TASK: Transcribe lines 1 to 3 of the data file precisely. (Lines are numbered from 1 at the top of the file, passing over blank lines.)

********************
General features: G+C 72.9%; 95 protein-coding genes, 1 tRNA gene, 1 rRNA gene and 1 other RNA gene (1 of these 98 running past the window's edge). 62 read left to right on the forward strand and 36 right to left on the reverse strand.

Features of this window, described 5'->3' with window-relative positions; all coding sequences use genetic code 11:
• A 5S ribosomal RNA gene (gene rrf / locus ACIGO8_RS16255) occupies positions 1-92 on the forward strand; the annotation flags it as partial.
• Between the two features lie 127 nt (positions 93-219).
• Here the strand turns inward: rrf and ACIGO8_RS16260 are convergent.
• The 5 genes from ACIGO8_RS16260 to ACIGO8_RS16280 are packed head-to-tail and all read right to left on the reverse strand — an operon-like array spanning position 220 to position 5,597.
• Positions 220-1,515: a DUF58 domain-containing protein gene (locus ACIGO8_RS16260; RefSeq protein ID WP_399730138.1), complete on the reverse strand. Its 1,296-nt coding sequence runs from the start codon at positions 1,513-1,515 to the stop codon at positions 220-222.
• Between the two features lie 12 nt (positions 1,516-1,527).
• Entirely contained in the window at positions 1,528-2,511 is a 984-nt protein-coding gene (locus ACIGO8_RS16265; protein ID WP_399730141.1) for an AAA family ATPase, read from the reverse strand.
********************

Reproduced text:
General features: G+C 72.9%; 95 protein-coding genes, 1 tRNA gene, 1 rRNA gene and 1 other RNA gene (1 of these 98 running past the window's edge). 62 read left to right on the forward strand and 36 right to left on the reverse strand.

Features of this window, described 5'->3' with window-relative positions; all coding sequences use genetic code 11:
• A 5S ribosomal RNA gene (gene rrf / locus ACIGO8_RS16255) occupies positions 1-92 on the forward strand; the annotation flags it as partial.